Physics & Astronomy ETDs

Publication Date



This dissertation details work done on two different descriptions of charge transport. The first topic is energetic disorder in organic semiconductors, and its effect on charge transport. This is motivated primarily by solar cells, which can be broadly classified as either inorganic or organic. The inorganic class of solar cells is older, and more well-developed, with the most common type being constructed from crystalline silicon. The large silicon crystals required for these cells are expensive to manufacture, which gave rise to interest in photovoltaic cells made from much less costly organic polymers. These organic materials are also less efficient than their silicon counterparts, due to a large degree of spatial and energetic disorder. In this document, the sources and structure of energetic disorder in organic semiconductors are explored, with an emphasis on spatial correlations in energetic disorder. In order for an organic photovoltaic device to function, there must be photogeneration of an exciton (a bound electron-hole pair), exciton transport, exciton dissociation, and transport of the individual charges to their respective terminals. In the case of this thesis, the main focus is exciton dissociation. The effects of correlation on exciton dissociation are examined through computer simulation, and compared to the theory and simulations of previous researchers. We conclude that energetic disorder in organic semiconductors is spatially correlated, and that this correlation improves the ability of excitons to dissociate. The second topic of this dissertation is the Fragment Hamiltonian model. This is a model currently in development as a means of describing charge transport across a range of systems. Currently there are many different systems which exhibit various charge transport behaviors, which are described by several different models. The overarching goal of the Fragment Hamiltonian model is to construct a description of charge transport which accurately describes the behavior of multiple different materials (i.e. metallic conductors or ceramic insulators) in the appropriate limits. The Fragment Hamiltonian model is explored in the context of the tight-binding model, and properties such as the conductivity of several different systems are deduced.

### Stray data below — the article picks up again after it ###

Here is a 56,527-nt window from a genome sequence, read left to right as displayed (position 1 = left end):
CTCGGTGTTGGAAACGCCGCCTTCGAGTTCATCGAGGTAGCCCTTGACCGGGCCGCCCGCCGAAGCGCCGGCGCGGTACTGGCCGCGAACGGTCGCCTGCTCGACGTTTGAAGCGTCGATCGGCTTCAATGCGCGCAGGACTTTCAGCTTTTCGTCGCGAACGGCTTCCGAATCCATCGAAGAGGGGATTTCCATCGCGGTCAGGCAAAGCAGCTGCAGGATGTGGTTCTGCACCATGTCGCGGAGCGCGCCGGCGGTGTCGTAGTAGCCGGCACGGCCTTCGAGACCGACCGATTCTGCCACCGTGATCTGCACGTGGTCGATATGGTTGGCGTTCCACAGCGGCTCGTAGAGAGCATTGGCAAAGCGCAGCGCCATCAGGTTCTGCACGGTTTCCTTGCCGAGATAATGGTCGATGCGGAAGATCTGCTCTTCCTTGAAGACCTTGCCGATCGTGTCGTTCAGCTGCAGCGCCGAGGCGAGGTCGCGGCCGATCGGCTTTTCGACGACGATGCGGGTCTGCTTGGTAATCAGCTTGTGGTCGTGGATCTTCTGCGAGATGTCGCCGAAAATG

Degree Name


Level of Degree


Department Name

Physics & Astronomy

First Advisor

Dunlap, David

First Committee Member (Chair)

Valone, Steve

Second Committee Member

Atlas, Susan

Third Committee Member

Schwoebel, Paul

Fourth Committee Member

Qin, Yang




Tight-Binding, Condensed Matter Physics

Document Type